While much of the focus in California lately has been on eminent domain for transportation projects, there's some new condemnations moving forward in both Northern California and Southern California for social -- or community -- development projects.
- Down south, the San Diego Union Tribune reports that the Port of San Diego has exercised its condemnation powers to acquire four acres of prime property on Chula Vista's Bayfront in order to construct the Chula Vista Bayfront Master Plan project. The Master Plan, approved by the Coastal Commission in 2012, is a joint project ...
Agencies acquiring private property for a public project conduct thorough investigations to determine whether the property has environmental contamination. If contamination is found, the question arises whether evidence of the contamination will be admissible in the eminent domain proceeding. In California the answer is yes, based on a single case that involved evidence of remediation costs introduced by both sides without objection. In Redevelopment Agency of Pomona v. Thrifty Oil Company, 4 Cal.App.4th 469 (1992), the Agency sought to condemn a parcel owned by Thrifty that ...
Along with my colleagues Brad Kuhn, Ben Rubin, and Katherine Contreras, I'm here in Hartford at the IRWA Annual Education Conference. It's been an interesting few days as we discuss eminent domain issues in the shadow of New London, Connecticut, battle ground of the infamous Kelo decision.
I spoke yesterday on a panel moderated by Orell Anderson, alongside attorneys Jim Ray and Jeff Pollack. Our topic involved how contamination issues are handled in litigation. It was a great session, even though it did not go at all as we planned it. The extremely engaged audience consumed nearly the ...
When Governor Brown eliminated California’s redevelopment agencies with one swipe of his pen (OK, fine, he had a bit of help from the California Supreme Court as well), one of the things that got a bit lost in the ensuing chaos is the fact that California’s redevelopment law had evolved over the decades, becoming hopelessly intertwined with any number of other laws.
One such law is the Polanco Act, Health and Safety Code sections 33459 et seq. The Polanco Act provided the government with tools to clean up contaminated property. More specifically, it allowed the government either to ...
One of the trickiest circumstances to deal with in an eminent domain case occurs when the property being condemned suffers from a contamination issue. This presents a number of thorny issues and, quite frankly, is an area of law which is shockingly undeveloped in most jurisdictions.
- Should the cost of the remediation be offset from the value of the property?
- Should the contamination be ignored since the owner is being compelled to "sell" the property, often against his or her will?
- Should the appraisers treat the contamination as they would any other circumstance affecting the ...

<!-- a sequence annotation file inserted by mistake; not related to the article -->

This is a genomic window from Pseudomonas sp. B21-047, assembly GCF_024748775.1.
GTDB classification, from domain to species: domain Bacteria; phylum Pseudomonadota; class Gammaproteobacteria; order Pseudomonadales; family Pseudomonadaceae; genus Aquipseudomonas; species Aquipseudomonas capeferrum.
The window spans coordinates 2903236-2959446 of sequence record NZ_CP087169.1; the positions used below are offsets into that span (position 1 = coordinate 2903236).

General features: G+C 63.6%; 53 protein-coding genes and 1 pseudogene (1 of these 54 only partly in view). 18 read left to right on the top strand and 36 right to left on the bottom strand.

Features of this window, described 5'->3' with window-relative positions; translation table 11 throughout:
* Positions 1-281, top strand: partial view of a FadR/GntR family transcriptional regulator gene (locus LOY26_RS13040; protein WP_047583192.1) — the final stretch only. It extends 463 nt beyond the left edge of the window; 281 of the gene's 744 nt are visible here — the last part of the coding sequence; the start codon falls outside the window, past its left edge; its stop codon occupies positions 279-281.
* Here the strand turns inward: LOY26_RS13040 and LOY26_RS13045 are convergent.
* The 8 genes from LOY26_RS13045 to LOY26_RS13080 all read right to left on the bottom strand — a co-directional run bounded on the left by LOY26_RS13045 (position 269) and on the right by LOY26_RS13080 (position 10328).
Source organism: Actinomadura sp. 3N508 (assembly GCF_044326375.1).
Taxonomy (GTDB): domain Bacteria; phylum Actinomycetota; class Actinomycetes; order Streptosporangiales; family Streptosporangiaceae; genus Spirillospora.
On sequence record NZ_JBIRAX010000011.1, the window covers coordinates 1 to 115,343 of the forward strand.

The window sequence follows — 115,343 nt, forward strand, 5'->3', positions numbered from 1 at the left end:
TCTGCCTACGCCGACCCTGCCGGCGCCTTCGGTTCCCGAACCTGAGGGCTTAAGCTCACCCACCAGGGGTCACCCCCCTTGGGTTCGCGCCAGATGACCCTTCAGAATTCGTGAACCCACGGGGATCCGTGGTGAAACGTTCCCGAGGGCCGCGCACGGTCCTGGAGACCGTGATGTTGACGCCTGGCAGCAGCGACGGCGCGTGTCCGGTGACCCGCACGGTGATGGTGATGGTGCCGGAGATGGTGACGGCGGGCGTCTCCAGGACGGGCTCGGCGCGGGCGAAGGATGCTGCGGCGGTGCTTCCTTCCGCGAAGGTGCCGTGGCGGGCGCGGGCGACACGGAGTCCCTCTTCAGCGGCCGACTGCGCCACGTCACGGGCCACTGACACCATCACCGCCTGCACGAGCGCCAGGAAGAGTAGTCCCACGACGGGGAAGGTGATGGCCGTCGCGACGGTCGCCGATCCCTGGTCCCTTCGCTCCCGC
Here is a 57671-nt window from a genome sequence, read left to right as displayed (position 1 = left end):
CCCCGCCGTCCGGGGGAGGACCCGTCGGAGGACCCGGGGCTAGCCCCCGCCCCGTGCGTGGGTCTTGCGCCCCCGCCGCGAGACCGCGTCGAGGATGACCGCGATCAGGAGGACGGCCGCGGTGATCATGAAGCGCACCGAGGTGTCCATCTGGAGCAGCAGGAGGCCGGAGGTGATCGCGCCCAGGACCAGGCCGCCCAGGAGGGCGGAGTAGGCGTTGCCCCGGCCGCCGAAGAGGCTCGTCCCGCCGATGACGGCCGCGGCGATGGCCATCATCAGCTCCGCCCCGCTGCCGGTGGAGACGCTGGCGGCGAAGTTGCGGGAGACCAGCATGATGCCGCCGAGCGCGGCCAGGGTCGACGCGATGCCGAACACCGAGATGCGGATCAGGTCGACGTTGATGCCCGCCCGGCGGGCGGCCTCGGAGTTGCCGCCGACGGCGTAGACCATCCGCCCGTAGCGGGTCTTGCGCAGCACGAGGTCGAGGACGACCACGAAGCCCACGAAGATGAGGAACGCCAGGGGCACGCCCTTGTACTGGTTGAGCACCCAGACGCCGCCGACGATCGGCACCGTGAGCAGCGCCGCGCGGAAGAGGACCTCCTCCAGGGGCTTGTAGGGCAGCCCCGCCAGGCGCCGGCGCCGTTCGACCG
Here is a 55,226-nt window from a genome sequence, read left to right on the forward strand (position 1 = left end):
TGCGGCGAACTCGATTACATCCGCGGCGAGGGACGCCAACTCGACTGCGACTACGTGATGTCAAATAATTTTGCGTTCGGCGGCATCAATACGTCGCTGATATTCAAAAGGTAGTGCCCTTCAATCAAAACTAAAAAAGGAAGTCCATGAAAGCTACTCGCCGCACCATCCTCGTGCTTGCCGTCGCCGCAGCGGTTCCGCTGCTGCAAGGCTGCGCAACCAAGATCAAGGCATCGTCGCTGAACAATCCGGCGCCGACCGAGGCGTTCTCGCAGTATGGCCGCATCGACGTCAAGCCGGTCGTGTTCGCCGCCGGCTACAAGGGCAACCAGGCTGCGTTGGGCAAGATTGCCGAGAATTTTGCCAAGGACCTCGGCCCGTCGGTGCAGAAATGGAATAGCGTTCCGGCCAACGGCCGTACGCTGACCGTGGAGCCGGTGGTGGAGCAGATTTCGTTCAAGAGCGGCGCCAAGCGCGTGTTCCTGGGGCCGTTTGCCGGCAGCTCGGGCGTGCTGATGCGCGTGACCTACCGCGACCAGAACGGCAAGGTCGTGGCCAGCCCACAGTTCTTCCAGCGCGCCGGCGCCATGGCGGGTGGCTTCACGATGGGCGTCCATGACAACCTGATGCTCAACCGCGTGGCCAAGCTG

Just when it looked liked we had reached the eleventh hour in the California's redevelopment battle, redevelopment agencies appear to be getting at least a temporary stay of execution. Governor Brown had declared a March 10 deadline for a vote on his proposal to overhaul California's budget, including "disestablishing" redevelopment agencies.
But on Monday, those efforts stalled. In an open letter to the Governor, five key Republican senators announced:
Although it is clear that you [the Governor] engaged in our conversation seriously, it appears we have reached an impasse.
Last week, we give a brief overview of the new published California Court of Appeal decision in City of Gardena v. Rikuo Corporation (Feb. 7, 2011). For anyone interested in a more detailed explanation of the City of Gardena case, you can read our E-Alert, "Court Dismisses Appeal Arising From Stipulated Eminent Domain Judgment."
The case is probably worth a read for all of us in the right-of-way industry, as the decision serves as an important reminder for public agencies and property owners to carefully document eminent domain settlements, especially where additional actions ...
Most eminent domain cases don't proceed to a full-blown jury trial. Rather, most get settled somewhere along the way, and those settlements often come in the form of a stipulated judgment. In most of those cases, nothing more happens. The agency pays the judgment, obtains a final order of condemnation, and all parties move on with their lives.
But sometimes, the judgment itself isn't the end of the story. And in City of Gardena v. Rikuo Corporation (Feb. 7, 2011), the parties still had to deal with ongoing environmental remediation issues long after their stipulated judgment was ...
I received an interesting email last week about possible claims against a neighboring property owner who was taking steps in an apparent effort to lower the amount of compensation the agency would have to pay for the property. I didn't get much in the way of details, but it did get me thinking about how (and why) this might occur, and what someone could do about it.
The first thought that occurred to me is why would a neighboring property owner want to cause the value of property to be lower? It seems that in most circumstances, the last thing one owner would want is for a low value to be established ...
California Eminent Domain Report is a one-stop resource for everything new and noteworthy in eminent domain in California. We cover all aspects of eminent domain in California, including condemnation, inverse condemnation, and regulatory takings. We also keep track of current cases, project announcements, budget issues, legislative reform efforts, and report on all major California eminent domain conferences and seminars.
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